As in Kashani, the Indiana statutes applicable to this case do not conclusively resolve the question of whether NICTD is an agency of the state or an independent entity. The legislation establishing commuter transportation districts describes them as municipal corporations, Ind. Code § 8-5-15-2, and the Indiana Tort Claims Act (ITCA) defines them as political subdivisions. Ind. Code § 34-4-16.5-2. But Purdue is also a political subdivision under the ITCA, id., and in any event Kashani requires us to look to the substance of the entity's legal status rather than its form. 813 F.2d at 847.

 NICTD's governing body is comprised of nine members. Of those, eight represent the four member counties and one is selected by the governor of Indiana. Clearly, the District's board is not as closely controlled by the state as Purdue's. Nonetheless, the state subjects it to substantial oversight in other ways. The state attorney general must approve any legal services it obtains, the Department of Transportation reviews its finances and operations, and the state board of accounts audits its books.

 NICTD's powers are not as general as those exercised by a city or county. It cannot levy taxes, has limited powers to issue bonds, and can act only in the narrow sphere of railroad operations. In light of these limits and the oversight exercised by the state, it is apparent that the District's powers, unlike those of a city or county, do not derive from an independent source but are delegated to it by the state.

 Other evidence reinforces the conclusion that NICTD is best characterized as a state agency. Board members receive per diem allowances at the standard state rate and their travel expenses are reimbursed only if state travel policies and procedures have been met. Moreover, although an earlier provision that allowed the legislature to dissolve NICTD at any time has been repealed, a statutory note refers the reader to Ind. Code §§ 2-5-21-1 to -19 (Chapter 21), which covers "Legislative Evaluation of Oversight of Agencies and Programs." The fact that the District is covered under that chapter, which requires a committee of the legislature to evaluate state agencies and recommend changes (which may include abolishing the agency), reveals that the legislature considers it a state agency. Similarly, § 8-5-15-5(d), which mandates that the state receive 90 percent of the proceeds if NICTD is dissolved and the member counties only 10 percent, suggests that the District is first and foremost a state institution.

 C. Area of Service

 The third and final factor we must consider is the entity's area of service, i.e., whether it serves "the state as a whole or only a region." Kashani, 813 F.2d at 847. The fact that Purdue educated students from throughout Indiana, not just from one particular region, suggested to the Kashani court that the university was a state agency rather than a local one.

 Although NICTD is comprised of only four counties, its purpose is to serve the state as a whole: "The exercise of the powers granted by this [enabling legislation] is in all respects for the benefit of the people of Indiana, for the increase of their commerce and prosperity, and for the improvement of their health and living condition." Ind. Code § 8-5-15-16(a). Residents of the four-county region obviously receive the greatest benefit from the District, but people from anywhere in Indiana can use its services. In fact, the board member selected by the governor is entrusted with "representing the rest of the state." Ind. Code § 8-5-15-3(a)(3). Illinois residents also frequently ride NICTD's trains. Clearly, it serves an area considerably larger than a single county or city.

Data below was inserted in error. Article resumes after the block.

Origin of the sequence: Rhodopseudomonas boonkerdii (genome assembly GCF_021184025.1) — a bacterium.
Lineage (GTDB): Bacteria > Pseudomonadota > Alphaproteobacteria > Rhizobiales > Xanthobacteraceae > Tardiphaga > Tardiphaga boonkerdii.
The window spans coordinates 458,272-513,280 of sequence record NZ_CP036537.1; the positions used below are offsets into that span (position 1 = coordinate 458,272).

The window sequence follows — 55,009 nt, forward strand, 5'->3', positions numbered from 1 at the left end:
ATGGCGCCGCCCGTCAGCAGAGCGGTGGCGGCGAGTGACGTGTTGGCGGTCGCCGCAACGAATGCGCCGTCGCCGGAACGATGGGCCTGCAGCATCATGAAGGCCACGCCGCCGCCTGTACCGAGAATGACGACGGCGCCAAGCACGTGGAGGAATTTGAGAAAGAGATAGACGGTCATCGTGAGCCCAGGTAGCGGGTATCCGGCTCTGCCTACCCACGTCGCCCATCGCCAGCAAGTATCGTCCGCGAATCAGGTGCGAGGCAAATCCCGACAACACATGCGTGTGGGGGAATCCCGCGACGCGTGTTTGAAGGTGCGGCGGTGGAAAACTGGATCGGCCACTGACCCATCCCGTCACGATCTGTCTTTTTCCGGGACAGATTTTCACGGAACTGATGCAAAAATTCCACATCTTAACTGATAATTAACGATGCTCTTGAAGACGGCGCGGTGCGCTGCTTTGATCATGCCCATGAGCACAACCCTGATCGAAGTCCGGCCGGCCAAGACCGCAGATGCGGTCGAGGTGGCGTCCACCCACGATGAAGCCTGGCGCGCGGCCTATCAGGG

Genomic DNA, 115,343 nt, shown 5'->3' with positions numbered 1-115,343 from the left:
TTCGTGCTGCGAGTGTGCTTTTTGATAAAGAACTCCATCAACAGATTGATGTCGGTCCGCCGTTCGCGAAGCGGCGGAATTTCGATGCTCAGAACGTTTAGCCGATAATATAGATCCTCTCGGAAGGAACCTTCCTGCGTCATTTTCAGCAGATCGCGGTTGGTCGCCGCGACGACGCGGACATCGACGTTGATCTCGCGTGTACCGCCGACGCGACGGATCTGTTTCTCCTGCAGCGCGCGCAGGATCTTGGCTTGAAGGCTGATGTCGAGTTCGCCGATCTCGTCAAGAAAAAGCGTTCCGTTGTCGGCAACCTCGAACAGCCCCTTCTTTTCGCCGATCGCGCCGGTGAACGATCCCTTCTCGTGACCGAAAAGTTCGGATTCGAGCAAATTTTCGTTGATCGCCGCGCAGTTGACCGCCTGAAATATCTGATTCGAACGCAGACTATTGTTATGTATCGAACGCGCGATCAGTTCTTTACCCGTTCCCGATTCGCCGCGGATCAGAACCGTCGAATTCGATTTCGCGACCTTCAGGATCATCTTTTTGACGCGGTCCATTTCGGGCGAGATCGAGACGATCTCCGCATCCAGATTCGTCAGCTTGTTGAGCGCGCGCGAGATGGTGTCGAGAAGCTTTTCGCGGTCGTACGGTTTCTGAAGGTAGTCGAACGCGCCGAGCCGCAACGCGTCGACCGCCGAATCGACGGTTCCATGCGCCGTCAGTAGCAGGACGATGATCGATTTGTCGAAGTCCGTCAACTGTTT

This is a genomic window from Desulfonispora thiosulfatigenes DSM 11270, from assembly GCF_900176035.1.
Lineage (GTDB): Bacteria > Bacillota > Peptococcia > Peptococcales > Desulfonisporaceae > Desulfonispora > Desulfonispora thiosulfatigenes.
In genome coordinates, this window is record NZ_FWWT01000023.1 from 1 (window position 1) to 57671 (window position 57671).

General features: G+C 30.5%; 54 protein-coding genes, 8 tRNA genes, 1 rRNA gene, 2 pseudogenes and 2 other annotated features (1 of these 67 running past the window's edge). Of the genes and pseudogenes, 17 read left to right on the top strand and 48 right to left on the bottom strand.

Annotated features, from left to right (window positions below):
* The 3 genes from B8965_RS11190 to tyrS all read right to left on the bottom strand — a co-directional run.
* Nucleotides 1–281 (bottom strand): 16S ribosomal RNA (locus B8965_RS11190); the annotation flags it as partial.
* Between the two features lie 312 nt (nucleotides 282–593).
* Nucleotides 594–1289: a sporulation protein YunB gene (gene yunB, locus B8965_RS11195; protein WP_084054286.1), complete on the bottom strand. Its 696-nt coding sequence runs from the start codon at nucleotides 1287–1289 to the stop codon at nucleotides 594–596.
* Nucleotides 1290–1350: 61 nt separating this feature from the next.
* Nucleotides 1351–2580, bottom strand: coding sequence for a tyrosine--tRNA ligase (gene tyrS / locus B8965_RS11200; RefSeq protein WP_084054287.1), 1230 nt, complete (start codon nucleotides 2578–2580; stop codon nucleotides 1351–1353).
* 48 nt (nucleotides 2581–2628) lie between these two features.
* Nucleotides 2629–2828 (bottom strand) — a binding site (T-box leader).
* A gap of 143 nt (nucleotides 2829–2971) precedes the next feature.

As the above analysis reveals, NICTD has attributes of both a state agency and a political subdivision. Nevertheless, we are persuaded that it is sufficiently dependent on the State of Indiana that it should be viewed as an arm of the state for Eleventh Amendment purposes. Although its board members are not as beholden to the governor as those of many other state agencies (including Purdue), NICTD's mission and powers resemble those of a state body more than those of a city or county, and it is subject to considerable state oversight. Moreover, it serves a far larger area than a city or county would, and (most importantly) it relies heavily on the state for financial support. Therefore, we follow the two district courts that have addressed this issue and hold that NICTD is an agency of the State of Indiana entitled to Eleventh Amendment immunity from suit by a citizen in federal court. See Gouge v. Chicago, South Shore and South Bend Railroad, 1992 U.S. Dist. LEXIS 1024, No. 91 C 1134, 1992 WL 25374, at *5 (N.D.Ill. Jan. 29, 1992); Phillips v. Northern Indiana Commuter Transportation District, No. 2:92-CV-286, slip op. at 6 (N.D.Ind. May 11, 1994). Because we hold that this action belongs in state court, not federal court, we need not decide whether to transfer the case to the Northern District of Indiana, and we deny that aspect of NICTD's motion.


 NICTD's motion to dismiss on grounds of sovereign immunity is granted. Its motion to transfer is denied.


 Chief Judge, U.S. District Court

 June 22, 1995.